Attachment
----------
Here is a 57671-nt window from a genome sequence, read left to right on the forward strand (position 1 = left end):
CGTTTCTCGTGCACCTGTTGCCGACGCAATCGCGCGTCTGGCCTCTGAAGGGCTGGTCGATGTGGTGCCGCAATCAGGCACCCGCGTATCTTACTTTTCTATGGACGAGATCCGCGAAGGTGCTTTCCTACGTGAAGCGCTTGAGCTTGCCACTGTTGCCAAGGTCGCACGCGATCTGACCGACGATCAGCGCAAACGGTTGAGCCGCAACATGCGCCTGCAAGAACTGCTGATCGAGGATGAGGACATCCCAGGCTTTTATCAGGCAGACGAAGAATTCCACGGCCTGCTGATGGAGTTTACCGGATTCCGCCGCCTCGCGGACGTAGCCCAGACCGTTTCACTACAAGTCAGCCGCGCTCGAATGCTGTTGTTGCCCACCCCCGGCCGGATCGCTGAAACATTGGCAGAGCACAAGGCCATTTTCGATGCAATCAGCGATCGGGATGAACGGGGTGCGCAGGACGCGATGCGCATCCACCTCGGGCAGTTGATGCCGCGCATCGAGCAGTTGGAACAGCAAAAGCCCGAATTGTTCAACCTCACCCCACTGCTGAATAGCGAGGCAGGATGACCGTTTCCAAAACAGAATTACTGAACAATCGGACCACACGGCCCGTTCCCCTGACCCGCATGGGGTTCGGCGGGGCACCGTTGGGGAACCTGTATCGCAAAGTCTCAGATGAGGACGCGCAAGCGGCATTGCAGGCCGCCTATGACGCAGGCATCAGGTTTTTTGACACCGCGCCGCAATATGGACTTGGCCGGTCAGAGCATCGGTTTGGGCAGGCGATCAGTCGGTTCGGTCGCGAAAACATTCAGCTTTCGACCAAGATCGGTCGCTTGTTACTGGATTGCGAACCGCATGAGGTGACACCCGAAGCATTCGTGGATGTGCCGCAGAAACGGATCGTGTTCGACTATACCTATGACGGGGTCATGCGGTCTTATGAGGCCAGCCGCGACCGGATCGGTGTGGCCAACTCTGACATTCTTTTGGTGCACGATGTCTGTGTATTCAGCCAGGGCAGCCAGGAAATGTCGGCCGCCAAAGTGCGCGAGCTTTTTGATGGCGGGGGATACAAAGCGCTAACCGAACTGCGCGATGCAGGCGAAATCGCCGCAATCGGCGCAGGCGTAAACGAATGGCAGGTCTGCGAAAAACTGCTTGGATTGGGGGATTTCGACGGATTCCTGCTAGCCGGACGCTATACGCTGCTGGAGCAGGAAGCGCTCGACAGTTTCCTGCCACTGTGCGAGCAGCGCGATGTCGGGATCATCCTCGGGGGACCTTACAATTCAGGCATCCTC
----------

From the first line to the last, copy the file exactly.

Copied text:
Here is a 57671-nt window from a genome sequence, read left to right on the forward strand (position 1 = left end):
CGTTTCTCGTGCACCTGTTGCCGACGCAATCGCGCGTCTGGCCTCTGAAGGGCTGGTCGATGTGGTGCCGCAATCAGGCACCCGCGTATCTTACTTTTCTATGGACGAGATCCGCGAAGGTGCTTTCCTACGTGAAGCGCTTGAGCTTGCCACTGTTGCCAAGGTCGCACGCGATCTGACCGACGATCAGCGCAAACGGTTGAGCCGCAACATGCGCCTGCAAGAACTGCTGATCGAGGATGAGGACATCCCAGGCTTTTATCAGGCAGACGAAGAATTCCACGGCCTGCTGATGGAGTTTACCGGATTCCGCCGCCTCGCGGACGTAGCCCAGACCGTTTCACTACAAGTCAGCCGCGCTCGAATGCTGTTGTTGCCCACCCCCGGCCGGATCGCTGAAACATTGGCAGAGCACAAGGCCATTTTCGATGCAATCAGCGATCGGGATGAACGGGGTGCGCAGGACGCGATGCGCATCCACCTCGGGCAGTTGATGCCGCGCATCGAGCAGTTGGAACAGCAAAAGCCCGAATTGTTCAACCTCACCCCACTGCTGAATAGCGAGGCAGGATGACCGTTTCCAAAACAGAATTACTGAACAATCGGACCACACGGCCCGTTCCCCTGACCCGCATGGGGTTCGGCGGGGCACCGTTGGGGAACCTGTATCGCAAAGTCTCAGATGAGGACGCGCAAGCGGCATTGCAGGCCGCCTATGACGCAGGCATCAGGTTTTTTGACACCGCGCCGCAATATGGACTTGGCCGGTCAGAGCATCGGTTTGGGCAGGCGATCAGTCGGTTCGGTCGCGAAAACATTCAGCTTTCGACCAAGATCGGTCGCTTGTTACTGGATTGCGAACCGCATGAGGTGACACCCGAAGCATTCGTGGATGTGCCGCAGAAACGGATCGTGTTCGACTATACCTATGACGGGGTCATGCGGTCTTATGAGGCCAGCCGCGACCGGATCGGTGTGGCCAACTCTGACATTCTTTTGGTGCACGATGTCTGTGTATTCAGCCAGGGCAGCCAGGAAATGTCGGCCGCCAAAGTGCGCGAGCTTTTTGATGGCGGGGGATACAAAGCGCTAACCGAACTGCGCGATGCAGGCGAAATCGCCGCAATCGGCGCAGGCGTAAACGAATGGCAGGTCTGCGAAAAACTGCTTGGATTGGGGGATTTCGACGGATTCCTGCTAGCCGGACGCTATACGCTGCTGGAGCAGGAAGCGCTCGACAGTTTCCTGCCACTGTGCGAGCAGCGCGATGTCGGGATCATCCTCGGGGGACCTTACAATTCAGGCATCCTC